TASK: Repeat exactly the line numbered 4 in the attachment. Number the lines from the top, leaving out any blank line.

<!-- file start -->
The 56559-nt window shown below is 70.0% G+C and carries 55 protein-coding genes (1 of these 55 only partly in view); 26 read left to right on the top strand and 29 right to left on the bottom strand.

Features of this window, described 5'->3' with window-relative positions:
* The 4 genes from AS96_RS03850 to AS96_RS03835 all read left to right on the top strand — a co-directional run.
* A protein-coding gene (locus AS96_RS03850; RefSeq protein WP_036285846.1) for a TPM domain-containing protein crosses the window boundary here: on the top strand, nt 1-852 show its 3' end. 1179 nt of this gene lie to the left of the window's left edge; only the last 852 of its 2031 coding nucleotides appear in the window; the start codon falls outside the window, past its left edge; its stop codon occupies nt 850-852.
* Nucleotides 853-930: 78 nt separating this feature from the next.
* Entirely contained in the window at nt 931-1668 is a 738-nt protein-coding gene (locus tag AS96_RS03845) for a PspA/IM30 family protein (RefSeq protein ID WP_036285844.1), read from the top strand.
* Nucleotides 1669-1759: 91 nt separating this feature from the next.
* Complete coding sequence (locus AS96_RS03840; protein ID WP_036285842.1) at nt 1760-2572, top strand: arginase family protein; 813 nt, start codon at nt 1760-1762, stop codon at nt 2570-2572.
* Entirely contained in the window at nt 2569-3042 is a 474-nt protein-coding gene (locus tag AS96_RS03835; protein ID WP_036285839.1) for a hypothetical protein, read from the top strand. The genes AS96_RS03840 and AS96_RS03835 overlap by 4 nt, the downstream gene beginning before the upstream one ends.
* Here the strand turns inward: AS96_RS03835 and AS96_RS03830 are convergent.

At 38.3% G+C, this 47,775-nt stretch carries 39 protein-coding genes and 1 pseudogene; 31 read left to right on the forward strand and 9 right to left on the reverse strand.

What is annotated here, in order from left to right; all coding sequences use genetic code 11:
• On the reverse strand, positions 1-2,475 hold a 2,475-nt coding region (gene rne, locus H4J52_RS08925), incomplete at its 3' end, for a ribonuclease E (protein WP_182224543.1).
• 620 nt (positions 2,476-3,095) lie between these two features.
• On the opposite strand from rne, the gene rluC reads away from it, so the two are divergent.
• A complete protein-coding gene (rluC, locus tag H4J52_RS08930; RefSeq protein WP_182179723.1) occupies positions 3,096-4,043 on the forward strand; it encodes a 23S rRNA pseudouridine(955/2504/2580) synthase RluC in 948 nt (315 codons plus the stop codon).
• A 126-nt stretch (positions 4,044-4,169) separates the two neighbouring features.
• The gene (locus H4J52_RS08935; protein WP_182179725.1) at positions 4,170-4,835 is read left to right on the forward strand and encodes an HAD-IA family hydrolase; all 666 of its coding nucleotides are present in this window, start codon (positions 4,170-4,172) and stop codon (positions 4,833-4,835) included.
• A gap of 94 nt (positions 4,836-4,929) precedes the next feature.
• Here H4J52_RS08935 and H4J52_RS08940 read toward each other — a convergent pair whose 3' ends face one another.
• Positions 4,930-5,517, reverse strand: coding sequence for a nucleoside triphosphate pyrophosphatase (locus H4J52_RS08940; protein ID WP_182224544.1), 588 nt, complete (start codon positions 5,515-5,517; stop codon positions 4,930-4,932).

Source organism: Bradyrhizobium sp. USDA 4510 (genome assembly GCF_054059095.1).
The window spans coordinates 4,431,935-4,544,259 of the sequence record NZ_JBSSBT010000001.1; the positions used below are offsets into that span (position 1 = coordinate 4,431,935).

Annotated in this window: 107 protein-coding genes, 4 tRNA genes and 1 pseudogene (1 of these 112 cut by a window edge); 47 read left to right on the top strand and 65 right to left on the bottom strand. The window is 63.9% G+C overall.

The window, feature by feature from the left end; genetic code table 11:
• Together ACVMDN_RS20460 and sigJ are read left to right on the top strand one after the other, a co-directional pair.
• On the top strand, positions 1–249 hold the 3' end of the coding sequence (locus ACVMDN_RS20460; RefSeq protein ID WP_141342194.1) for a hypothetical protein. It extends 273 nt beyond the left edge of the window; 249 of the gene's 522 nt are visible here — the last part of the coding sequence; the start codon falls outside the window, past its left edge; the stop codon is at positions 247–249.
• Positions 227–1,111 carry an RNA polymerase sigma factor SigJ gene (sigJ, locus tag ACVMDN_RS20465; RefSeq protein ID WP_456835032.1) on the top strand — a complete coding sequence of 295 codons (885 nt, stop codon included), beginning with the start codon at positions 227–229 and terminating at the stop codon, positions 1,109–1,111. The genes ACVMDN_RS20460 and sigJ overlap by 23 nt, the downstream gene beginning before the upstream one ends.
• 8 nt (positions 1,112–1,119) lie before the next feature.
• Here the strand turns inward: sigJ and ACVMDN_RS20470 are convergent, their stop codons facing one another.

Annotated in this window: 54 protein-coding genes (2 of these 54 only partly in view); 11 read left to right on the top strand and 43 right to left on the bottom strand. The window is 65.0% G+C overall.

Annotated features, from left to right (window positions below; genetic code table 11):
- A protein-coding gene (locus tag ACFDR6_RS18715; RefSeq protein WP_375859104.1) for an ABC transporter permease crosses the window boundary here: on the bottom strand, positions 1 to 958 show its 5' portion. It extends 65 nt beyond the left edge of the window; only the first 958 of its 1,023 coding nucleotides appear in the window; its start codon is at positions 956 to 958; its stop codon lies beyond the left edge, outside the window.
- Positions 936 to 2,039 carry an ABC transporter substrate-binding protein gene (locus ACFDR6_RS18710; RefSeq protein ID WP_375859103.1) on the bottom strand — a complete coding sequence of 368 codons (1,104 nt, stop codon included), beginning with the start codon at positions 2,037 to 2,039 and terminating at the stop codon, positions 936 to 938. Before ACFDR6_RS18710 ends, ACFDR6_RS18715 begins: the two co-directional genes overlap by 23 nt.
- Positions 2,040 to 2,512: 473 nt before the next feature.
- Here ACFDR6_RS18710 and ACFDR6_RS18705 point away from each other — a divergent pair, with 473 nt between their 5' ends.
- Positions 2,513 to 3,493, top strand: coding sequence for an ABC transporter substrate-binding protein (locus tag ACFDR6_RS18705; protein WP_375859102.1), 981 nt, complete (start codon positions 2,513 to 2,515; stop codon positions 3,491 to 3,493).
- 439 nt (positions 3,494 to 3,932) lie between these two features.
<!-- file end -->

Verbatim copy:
* A protein-coding gene (locus AS96_RS03850; RefSeq protein WP_036285846.1) for a TPM domain-containing protein crosses the window boundary here: on the top strand, nt 1-852 show its 3' end. 1179 nt of this gene lie to the left of the window's left edge; only the last 852 of its 2031 coding nucleotides appear in the window; the start codon falls outside the window, past its left edge; its stop codon occupies nt 850-852.